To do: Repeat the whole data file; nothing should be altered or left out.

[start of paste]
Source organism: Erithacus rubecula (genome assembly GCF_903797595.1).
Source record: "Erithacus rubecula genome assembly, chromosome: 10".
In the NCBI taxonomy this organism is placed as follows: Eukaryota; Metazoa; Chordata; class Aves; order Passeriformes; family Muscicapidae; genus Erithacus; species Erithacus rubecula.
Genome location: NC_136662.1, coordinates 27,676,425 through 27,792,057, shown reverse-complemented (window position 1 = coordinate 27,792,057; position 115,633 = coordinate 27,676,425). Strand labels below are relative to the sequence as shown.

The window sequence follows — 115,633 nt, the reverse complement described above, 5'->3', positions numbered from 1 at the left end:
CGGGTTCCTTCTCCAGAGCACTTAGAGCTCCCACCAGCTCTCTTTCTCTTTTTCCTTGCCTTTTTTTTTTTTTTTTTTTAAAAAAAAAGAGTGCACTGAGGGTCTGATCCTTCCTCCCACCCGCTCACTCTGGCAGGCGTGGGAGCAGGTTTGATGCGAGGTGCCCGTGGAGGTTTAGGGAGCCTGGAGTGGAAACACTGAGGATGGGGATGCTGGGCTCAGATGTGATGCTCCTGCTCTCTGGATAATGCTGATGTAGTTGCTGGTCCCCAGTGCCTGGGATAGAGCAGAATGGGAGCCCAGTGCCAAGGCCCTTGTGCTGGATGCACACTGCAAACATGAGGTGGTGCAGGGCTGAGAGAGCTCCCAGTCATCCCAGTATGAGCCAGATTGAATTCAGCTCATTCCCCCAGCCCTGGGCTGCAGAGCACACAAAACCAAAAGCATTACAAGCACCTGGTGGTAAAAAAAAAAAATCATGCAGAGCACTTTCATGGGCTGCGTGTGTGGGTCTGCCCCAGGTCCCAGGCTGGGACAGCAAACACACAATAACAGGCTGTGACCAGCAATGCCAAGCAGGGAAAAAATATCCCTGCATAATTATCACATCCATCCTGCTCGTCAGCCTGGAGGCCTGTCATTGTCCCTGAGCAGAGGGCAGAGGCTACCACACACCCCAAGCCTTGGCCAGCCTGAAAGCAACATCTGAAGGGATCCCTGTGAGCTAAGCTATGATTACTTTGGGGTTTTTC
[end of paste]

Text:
Source organism: Erithacus rubecula (genome assembly GCF_903797595.1).
Source record: "Erithacus rubecula genome assembly, chromosome: 10".
In the NCBI taxonomy this organism is placed as follows: Eukaryota; Metazoa; Chordata; class Aves; order Passeriformes; family Muscicapidae; genus Erithacus; species Erithacus rubecula.
Genome location: NC_136662.1, coordinates 27,676,425 through 27,792,057, shown reverse-complemented (window position 1 = coordinate 27,792,057; position 115,633 = coordinate 27,676,425). Strand labels below are relative to the sequence as shown.

The window sequence follows — 115,633 nt, the reverse complement described above, 5'->3', positions numbered from 1 at the left end:
CGGGTTCCTTCTCCAGAGCACTTAGAGCTCCCACCAGCTCTCTTTCTCTTTTTCCTTGCCTTTTTTTTTTTTTTTTTTTAAAAAAAAAGAGTGCACTGAGGGTCTGATCCTTCCTCCCACCCGCTCACTCTGGCAGGCGTGGGAGCAGGTTTGATGCGAGGTGCCCGTGGAGGTTTAGGGAGCCTGGAGTGGAAACACTGAGGATGGGGATGCTGGGCTCAGATGTGATGCTCCTGCTCTCTGGATAATGCTGATGTAGTTGCTGGTCCCCAGTGCCTGGGATAGAGCAGAATGGGAGCCCAGTGCCAAGGCCCTTGTGCTGGATGCACACTGCAAACATGAGGTGGTGCAGGGCTGAGAGAGCTCCCAGTCATCCCAGTATGAGCCAGATTGAATTCAGCTCATTCCCCCAGCCCTGGGCTGCAGAGCACACAAAACCAAAAGCATTACAAGCACCTGGTGGTAAAAAAAAAAAATCATGCAGAGCACTTTCATGGGCTGCGTGTGTGGGTCTGCCCCAGGTCCCAGGCTGGGACAGCAAACACACAATAACAGGCTGTGACCAGCAATGCCAAGCAGGGAAAAAATATCCCTGCATAATTATCACATCCATCCTGCTCGTCAGCCTGGAGGCCTGTCATTGTCCCTGAGCAGAGGGCAGAGGCTACCACACACCCCAAGCCTTGGCCAGCCTGAAAGCAACATCTGAAGGGATCCCTGTGAGCTAAGCTATGATTACTTTGGGGTTTTTC